But not all is hunky dory in the state of Denmark. There are things which if not already rotten, could easily become so. Friedman is concerned with the fact that the social and political changes required in order to deal with the technological changes, which have an inexorable characteristic, are neither inevitable, nor in fact happening as they should be. This leads to a dysfunctional situation. Human alienation, fears of unemployment and unemployability (both of which are very real justified fears), irrational responses (raising walls, indulging in medieval violence) and the fact that the risks associated with change (as distinct from the opportunities we tend to talk about) might threaten human civilisation itself—this is the theme of the second half of his book. Climate change is a matter of serious concern for him. I have not come across a better explanation of how droughts and high fertility are partially but significantly behind the massive northward migrations from Central Africa, the Middle East and Central America. Even if you are a climate change sceptic, the fact that droughts and desertification are hugely additive to Islamist extremism or failed states in the propulsion of large voluntary, hazardous migrations is a point that we need to acknowledge.
WHAT THEN IS the solution, assuming there is one? Technological change, inter-connectedness, empowerment, high productivity gains, massive integration of global markets— one can go into fits of ecstasy contemplating all of this. But as human beings, if we are unable, unwilling and in the final analysis so paralysed that instead of leveraging technology, we let it destroy us, then would it have been worth it after all, after the evenings and afternoons measured out with coffee spoons? Friedman falls back on his youthful memories of Minnesota, which in the balmy 50s and 60s managed to combine economic growth with the sensible provision of public goods and with social progress, as witnessed by the decline in anti-Semitism. He draws attention to the contemporary Itasca project in Minnesota which is an attempt at pragmatic public-private partnership with special focus on avoiding political polarisation (sometimes promoted by ubiquitous new technologies like social media), returning to a human person-to-person direct interface and working really hard to create an ecosystem where individuals, particularly young individuals, can skill themselves in ways that help them treat the changed technological paradigms as a path for growth and progress and not as a one-way street for alienation and unemployment.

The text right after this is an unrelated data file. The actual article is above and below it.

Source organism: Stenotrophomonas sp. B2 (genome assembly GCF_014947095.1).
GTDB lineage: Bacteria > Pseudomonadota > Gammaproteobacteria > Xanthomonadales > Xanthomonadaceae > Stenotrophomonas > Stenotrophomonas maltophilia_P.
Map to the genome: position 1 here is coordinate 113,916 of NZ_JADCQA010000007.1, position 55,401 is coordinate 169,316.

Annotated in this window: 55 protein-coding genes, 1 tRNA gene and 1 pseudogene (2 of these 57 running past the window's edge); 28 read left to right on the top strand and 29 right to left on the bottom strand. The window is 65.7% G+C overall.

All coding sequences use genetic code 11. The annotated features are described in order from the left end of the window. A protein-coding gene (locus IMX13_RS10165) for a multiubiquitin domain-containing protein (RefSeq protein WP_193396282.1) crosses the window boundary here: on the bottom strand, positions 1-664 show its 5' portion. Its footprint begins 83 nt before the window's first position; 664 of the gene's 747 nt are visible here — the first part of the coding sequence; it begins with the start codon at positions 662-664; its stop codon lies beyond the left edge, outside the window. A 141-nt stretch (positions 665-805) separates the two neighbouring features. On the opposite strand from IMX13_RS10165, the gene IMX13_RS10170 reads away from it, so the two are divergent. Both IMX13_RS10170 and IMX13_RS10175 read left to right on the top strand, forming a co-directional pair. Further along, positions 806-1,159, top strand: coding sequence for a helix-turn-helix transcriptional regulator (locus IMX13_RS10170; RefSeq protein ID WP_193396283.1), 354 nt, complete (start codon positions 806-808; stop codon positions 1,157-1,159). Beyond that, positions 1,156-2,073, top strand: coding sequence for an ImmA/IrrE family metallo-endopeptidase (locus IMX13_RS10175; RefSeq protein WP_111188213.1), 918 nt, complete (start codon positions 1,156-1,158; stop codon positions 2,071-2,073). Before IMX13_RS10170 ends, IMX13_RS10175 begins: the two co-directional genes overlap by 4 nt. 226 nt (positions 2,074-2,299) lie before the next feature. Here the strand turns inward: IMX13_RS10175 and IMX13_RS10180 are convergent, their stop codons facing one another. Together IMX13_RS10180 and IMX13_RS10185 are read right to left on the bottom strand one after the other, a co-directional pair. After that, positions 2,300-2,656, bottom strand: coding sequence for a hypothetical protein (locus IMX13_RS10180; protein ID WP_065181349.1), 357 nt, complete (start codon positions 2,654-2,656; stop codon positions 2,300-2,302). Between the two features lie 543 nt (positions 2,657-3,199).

Friedman is optimistic that the Minnesota experiment can and should be imitated in different variants across cities and communities (he has very little faith in federal/central governments trapped in a traffic gridlock) not because he has proof—but because he believes that there is no alternative but to be optimistic. It has to work if civilisation has to survive and actually benefit from the marvellous technologies that we now have access to. With due respect, I think I have to differ. Friedman’s fascination with Michael J Sandel, an impractical and shallow Harvard academic, leads him down a path of nostalgia for a Minnesota which probably never was. (In fairness, Friedman acknowledges the exclusions and the excluded in golden Minnesota). While the opportunities that human technical wizardry give us today are immense, my own take is that human civilisation is right now very fragile and under assault. History has not been a straight line. Rome was sacked and the Great Wall of China was breached by barbarians. The idea that such things cannot happen again and that we must remain optimistic because we have no choice is emotionally appealing but intellectually not coherent enough.
Friedman makes a strong case for the excitement and the promise of the digital technologies we have access to. When he writes about this, he is enchanting. He also points out with candour and clarity the social, political and environmental risks that we face. It is the optimistic denouement that left me unconvinced. But the book is a must-read, and I sincerely hope that while all will find it illuminating and exciting, some also derive unalloyed optimism. Happy reading.